Houellebecq realises that in due course any restrictions on euthanasia will disappear one by one. It’s clear to him, as it should be to any sensible person, that, once euthanasia has become legal, sooner or later it’ll become compulsory, with the state deciding who deserves to live and who must die.

This is what happens when man no longer recognises absolute morality given by an authority infinitely higher than any human institution. Kant’s categorical imperative is a poor substitute, and the humanist morality of anthropocentrism is no substitute at all.

It’s a harrowing thought that the birthplace of Catholic scholasticism, a country whose landscape is punctuated by thousands of glorious Romanesque and Gothic churches, is being sucked into the moral mire of modernity so rapidly and irretrievably.

One just hopes that those French parliamentarians for once ignore vox populi and listen instead to vox dei. Nothing in recent history suggests they will.  

5 thoughts on “France is about to lose respect”

  1. ⁷Bravo Alexander, I agree with you, however I think Houellebeccq is a deep mind ant a sharp observer of our declining western civilization.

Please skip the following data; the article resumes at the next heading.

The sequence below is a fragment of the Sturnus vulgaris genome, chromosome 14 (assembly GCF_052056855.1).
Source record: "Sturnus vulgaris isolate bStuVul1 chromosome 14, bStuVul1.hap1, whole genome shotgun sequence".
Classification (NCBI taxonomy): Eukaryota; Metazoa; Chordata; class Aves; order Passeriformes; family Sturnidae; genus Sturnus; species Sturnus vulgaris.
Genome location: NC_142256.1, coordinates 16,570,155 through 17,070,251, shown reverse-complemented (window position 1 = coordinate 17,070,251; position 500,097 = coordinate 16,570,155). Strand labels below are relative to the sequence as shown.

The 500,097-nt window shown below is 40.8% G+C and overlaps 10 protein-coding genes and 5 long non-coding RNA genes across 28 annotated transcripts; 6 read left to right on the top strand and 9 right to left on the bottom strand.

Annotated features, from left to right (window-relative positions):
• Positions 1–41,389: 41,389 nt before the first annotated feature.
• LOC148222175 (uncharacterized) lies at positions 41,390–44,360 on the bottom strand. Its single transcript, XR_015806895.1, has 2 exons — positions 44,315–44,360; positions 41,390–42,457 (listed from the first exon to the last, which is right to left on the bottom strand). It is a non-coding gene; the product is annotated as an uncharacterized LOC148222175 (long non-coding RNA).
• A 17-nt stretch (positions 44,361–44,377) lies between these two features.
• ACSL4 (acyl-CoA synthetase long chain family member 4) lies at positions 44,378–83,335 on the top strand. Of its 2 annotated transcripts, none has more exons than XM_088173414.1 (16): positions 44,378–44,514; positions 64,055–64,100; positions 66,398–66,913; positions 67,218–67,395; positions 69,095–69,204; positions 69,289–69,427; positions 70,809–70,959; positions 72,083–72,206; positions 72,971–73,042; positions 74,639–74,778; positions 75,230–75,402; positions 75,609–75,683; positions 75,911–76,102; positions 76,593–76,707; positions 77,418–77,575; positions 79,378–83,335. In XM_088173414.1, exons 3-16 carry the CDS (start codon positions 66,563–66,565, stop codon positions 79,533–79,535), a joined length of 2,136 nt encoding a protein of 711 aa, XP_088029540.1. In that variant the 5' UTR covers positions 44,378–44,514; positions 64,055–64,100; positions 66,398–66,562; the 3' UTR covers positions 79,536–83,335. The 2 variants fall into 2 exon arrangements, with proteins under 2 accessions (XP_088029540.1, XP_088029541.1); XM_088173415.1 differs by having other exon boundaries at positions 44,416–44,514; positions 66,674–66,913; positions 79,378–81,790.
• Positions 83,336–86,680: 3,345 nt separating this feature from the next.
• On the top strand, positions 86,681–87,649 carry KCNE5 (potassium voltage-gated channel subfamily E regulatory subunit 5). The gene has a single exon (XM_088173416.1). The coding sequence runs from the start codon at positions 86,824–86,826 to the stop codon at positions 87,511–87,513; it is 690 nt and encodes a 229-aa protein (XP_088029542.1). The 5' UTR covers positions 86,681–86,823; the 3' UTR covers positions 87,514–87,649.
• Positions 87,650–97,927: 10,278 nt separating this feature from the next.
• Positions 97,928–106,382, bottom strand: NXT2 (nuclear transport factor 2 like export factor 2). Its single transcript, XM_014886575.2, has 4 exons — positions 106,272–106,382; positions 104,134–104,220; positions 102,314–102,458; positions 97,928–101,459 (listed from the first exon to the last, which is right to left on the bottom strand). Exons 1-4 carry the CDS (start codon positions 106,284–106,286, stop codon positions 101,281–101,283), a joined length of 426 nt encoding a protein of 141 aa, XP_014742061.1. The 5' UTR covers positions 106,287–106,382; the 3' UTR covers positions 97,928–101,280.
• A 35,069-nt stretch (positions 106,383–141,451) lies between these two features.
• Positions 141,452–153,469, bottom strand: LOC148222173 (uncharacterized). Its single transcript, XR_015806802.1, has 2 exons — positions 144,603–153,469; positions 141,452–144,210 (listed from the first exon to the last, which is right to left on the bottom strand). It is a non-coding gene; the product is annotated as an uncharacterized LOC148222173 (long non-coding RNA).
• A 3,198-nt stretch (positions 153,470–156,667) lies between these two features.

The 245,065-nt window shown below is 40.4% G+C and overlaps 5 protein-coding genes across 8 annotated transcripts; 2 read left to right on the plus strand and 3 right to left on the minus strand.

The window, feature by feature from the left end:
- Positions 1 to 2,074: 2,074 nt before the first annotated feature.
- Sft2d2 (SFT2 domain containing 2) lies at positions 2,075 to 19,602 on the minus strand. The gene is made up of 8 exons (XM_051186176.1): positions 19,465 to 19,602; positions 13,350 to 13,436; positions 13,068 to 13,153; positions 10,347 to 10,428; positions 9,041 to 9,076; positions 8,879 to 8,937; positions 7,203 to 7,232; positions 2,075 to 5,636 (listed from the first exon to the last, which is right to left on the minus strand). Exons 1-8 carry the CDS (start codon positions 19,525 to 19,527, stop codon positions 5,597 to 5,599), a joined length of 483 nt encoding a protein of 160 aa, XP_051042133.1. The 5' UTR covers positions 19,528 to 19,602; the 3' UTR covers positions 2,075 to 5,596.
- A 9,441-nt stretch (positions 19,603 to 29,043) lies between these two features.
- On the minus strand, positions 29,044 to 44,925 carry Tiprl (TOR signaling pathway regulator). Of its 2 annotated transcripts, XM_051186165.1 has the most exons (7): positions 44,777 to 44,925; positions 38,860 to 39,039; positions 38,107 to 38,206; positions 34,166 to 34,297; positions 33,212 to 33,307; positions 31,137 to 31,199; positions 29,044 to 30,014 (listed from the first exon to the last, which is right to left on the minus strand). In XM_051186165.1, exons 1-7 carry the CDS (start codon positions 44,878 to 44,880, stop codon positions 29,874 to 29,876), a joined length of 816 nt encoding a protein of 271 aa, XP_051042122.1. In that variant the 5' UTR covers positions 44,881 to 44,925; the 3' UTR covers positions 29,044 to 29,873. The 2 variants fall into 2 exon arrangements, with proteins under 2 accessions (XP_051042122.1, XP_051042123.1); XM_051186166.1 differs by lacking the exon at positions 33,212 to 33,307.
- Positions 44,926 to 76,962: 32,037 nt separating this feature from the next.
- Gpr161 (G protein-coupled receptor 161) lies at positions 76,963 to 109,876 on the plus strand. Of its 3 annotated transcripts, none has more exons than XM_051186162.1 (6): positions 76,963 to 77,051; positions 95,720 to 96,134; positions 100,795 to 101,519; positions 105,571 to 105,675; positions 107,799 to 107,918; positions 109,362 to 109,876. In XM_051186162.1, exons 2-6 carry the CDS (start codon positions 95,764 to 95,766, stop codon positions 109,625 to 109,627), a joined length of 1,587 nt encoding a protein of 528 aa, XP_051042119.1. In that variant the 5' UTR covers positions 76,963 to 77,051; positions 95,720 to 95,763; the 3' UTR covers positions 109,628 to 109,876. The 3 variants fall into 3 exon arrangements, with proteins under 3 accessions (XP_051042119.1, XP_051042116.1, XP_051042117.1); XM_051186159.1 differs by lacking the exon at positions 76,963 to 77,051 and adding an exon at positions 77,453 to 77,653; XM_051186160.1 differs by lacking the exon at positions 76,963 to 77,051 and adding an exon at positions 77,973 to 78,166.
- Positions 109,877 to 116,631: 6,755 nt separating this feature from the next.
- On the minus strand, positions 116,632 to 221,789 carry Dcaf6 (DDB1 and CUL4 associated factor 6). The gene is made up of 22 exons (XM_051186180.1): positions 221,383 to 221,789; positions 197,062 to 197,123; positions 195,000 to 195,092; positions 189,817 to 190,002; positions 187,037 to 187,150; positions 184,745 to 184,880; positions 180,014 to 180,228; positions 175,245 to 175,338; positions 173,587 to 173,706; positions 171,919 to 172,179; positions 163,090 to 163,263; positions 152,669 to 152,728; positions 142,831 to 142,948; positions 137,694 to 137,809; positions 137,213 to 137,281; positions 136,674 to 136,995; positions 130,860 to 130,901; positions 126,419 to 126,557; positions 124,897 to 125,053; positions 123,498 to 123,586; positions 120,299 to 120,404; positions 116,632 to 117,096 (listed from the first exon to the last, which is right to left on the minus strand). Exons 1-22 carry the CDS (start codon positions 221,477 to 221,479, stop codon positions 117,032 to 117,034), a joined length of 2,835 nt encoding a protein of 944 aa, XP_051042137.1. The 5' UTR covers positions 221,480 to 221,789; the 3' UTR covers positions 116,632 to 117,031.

Kind regards

  2. Some years ago I watched a Swedish documentary which followed a terminally ill Swedish man who had no other wish than to die. As Euthanasia is illegal in Sweden he travelled with his best two friends to Switzerland where euthanasia is also legal after some rigorous interviews by doctors and psychiatrists. After approval the man was booked in to a room (looked like an ordinary home) where a small plastic container with some poison was put on the bedside table. The nurse (or doctor) then left the room and the suffering man and his two friends were left alone. It was then up the man if he wanted to take the deadly drug or not. Eventually he did. Viewers of the program where told that the drug would make the person unconscious and end his life without pain. Euthanasia is a very complicated matter and I am really split in my opinion, however I have difficulties to see why a human being with all his faculties intact, who is suffering, should not be allowed to end that suffering for good. In this particular case, death was not administered but rather the means of suicide was provided, if you like.